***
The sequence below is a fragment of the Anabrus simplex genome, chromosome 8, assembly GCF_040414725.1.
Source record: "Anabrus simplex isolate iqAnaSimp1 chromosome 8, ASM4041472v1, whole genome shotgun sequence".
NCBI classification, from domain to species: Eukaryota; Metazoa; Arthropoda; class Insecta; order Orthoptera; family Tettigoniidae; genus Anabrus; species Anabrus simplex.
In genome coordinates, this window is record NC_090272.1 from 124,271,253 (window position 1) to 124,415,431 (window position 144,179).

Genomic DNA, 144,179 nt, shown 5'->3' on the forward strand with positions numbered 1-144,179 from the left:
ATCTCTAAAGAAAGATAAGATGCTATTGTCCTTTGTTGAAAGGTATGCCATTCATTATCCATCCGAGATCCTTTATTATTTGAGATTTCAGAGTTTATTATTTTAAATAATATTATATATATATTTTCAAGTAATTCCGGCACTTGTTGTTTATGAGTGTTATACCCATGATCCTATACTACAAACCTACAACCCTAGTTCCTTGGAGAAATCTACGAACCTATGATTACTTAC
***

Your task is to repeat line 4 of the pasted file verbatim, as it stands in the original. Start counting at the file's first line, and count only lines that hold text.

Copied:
In genome coordinates, this window is record NC_090272.1 from 124,271,253 (window position 1) to 124,415,431 (window position 144,179).